Virginia Department of Health will not mandate COVID-19 vaccines in schools | headlines – Community News

Virginia Department of Health will not mandate COVID-19 vaccines in schools | headlines

AN petition to mandate COVID-19 vaccines for school officials and all eligible students failed this week when the Virginia Department of Health chose not to act on the request.

In a decision published Monday, the agency said it lacked “clear legal authority” to mandate the shots for employees. under state law, the department does have the option to add new vaccine requirements for students, but pointed out that federal health authorities have yet to add the COVID-19 vaccine to the childhood immunization schedule.

“While it is recommended, it has not yet been formally added,” said Dr. Laurie Forlano, VDH’s deputy health commissioner, in a phone call on Monday. “And that’s the big reason for our decision.”

Barring federal action, the failed petition likely marks an end to efforts to demand the vaccine in Virginia schools. Governor-elect Glenn Youngkin has… publicly against mandating the shots, even while Calling on Virginians to Get Vaccinated. The same views are largely held by the state’s Republican legislators, who now have a majority? in the House of Representatives.

but in the midst of ongoing national debates despite vaccine mandates, the public petition was a largely unprecedented way for concerned parents to make their case. Historically, the General Assembly has updated the vaccination requirements for schools in Virginia through legislation. However, a 2020 bill added new immunizations to the schedule and included language that allowed the State Board of Health to quickly monitor changes or additions.

State law also requires agencies to consider any public petition for regulatory action, said Joseph Hilbert, VDH’s Deputy Commissioner for Government and Regulatory Affairs. Coupled with the agency’s recently expanded powers, the process opens up the possibility of changing school vaccine requirements through regulatory action rather than legislation.

The petition, filed in September, specifically called on the Department of Health to make vaccines mandatory for school staff and eligible students, now including all children. 5 years and older. The petitioner, listed online as Kristen Calleja, also requested that the state allow only medical exceptions to the regulation.

“My daughter and all other students should have the right to go to school without being unnecessarily endangered by other students and teachers who refuse to be vaccinated,” Calleja wrote, adding that “the irrational minority is the public should not dictate health policies to Virginia or its schools.”

The petition broke records for VDH’s typically sleepy regulatory process, garnering 11,718 unique responses online. The vast majority — nearly 95 percent, according to the agency — opposed a possible mandate, with more than 6,000 Virginians urging the department to voluntarily keep school vaccines. But more than 600 residents supported demanding the shots for both students and school staff.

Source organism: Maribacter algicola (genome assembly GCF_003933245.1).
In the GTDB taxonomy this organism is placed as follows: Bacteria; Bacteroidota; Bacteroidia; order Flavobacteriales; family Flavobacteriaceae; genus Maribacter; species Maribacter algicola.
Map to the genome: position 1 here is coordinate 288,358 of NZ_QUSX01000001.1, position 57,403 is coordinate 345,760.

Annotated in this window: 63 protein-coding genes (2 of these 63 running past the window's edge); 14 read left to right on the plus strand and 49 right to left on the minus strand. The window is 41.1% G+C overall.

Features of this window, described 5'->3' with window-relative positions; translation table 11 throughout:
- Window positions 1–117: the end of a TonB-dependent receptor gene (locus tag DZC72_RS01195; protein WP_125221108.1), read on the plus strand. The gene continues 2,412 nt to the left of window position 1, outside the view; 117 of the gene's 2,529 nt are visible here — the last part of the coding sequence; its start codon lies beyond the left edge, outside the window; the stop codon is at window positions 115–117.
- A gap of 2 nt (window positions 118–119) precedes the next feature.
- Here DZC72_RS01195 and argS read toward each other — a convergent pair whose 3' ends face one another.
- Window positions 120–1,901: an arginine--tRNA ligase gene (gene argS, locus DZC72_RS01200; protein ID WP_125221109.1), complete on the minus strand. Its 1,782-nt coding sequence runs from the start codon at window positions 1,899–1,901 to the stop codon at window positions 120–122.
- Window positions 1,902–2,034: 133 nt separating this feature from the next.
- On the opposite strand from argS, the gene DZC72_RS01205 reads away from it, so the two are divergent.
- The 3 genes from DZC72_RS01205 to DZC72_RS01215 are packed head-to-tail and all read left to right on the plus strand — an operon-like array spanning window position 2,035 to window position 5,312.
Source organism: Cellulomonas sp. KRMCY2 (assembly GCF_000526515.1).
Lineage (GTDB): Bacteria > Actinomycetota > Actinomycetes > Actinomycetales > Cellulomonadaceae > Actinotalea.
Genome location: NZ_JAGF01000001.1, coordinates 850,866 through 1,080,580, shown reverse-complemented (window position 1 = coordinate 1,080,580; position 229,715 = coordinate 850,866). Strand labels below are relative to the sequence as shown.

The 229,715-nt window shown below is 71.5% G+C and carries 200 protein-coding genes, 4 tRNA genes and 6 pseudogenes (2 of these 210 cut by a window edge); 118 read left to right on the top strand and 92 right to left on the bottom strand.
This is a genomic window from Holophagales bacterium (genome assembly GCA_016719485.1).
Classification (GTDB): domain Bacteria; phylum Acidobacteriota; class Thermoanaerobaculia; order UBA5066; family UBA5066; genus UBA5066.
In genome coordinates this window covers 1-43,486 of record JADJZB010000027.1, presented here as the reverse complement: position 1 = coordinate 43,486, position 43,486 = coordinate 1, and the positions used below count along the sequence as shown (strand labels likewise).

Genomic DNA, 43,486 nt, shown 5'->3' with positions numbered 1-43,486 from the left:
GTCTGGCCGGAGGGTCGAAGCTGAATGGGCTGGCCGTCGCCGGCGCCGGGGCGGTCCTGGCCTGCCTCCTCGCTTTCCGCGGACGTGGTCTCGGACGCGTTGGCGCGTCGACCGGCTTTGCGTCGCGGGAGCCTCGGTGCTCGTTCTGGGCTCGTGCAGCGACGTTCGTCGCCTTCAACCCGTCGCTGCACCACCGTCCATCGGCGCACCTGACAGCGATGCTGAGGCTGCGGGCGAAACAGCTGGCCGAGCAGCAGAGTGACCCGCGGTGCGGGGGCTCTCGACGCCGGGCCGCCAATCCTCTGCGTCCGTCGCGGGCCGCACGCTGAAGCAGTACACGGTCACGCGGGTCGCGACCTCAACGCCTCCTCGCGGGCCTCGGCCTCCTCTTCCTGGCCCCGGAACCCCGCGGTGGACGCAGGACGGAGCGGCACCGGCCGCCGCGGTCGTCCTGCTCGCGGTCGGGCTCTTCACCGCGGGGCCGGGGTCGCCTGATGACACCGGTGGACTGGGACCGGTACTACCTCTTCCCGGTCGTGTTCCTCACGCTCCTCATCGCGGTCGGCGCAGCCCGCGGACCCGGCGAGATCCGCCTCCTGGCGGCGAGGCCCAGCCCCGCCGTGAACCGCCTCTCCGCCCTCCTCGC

The ministry does not have the power to lift religious exceptions to compulsory school vaccinations, it stressed in its decision. While pediatric cases of COVID-19 have been a growing concern since the fall, when the emergence of the delta variant led to a sharp spike in cases, the success of school-based mandates has been mixed. The City of Richmond recently back on a decision to take disciplinary action against school workers who refused the vaccine, fearing it would increase job opportunities across the division.

Currently, COVID-19 and the flu are the only illnesses for which vaccinations are recommended by the U.S. Centers for Disease Control and Prevention, but are not required for school attendance in Virginia. Forlano said the flu vaccine is largely unnecessary for logistical reasons, including the fact that the formulation changes every year and is often not released until after the start of the school year.

“For something like measles, you get the series when you’re a little kid and that’s that,” she said. “It’s not an ongoing thing, which can get quite administratively and financially complicated for school districts.”

While the same isn’t currently true for the COVID-19 vaccine, it’s possible that the same logistical hurdles may crop up. Several vaccine manufacturers have plans introduced for annual boosters, although it’s not clear whether they will be needed (even with some degree of waning immunity against individual infections, data suggests the shots remain highly effective against hospitalization and death).

“That’s hard to say,” Forlano said. “There could probably be similarities between the two vaccines, but nobody knows for sure.”

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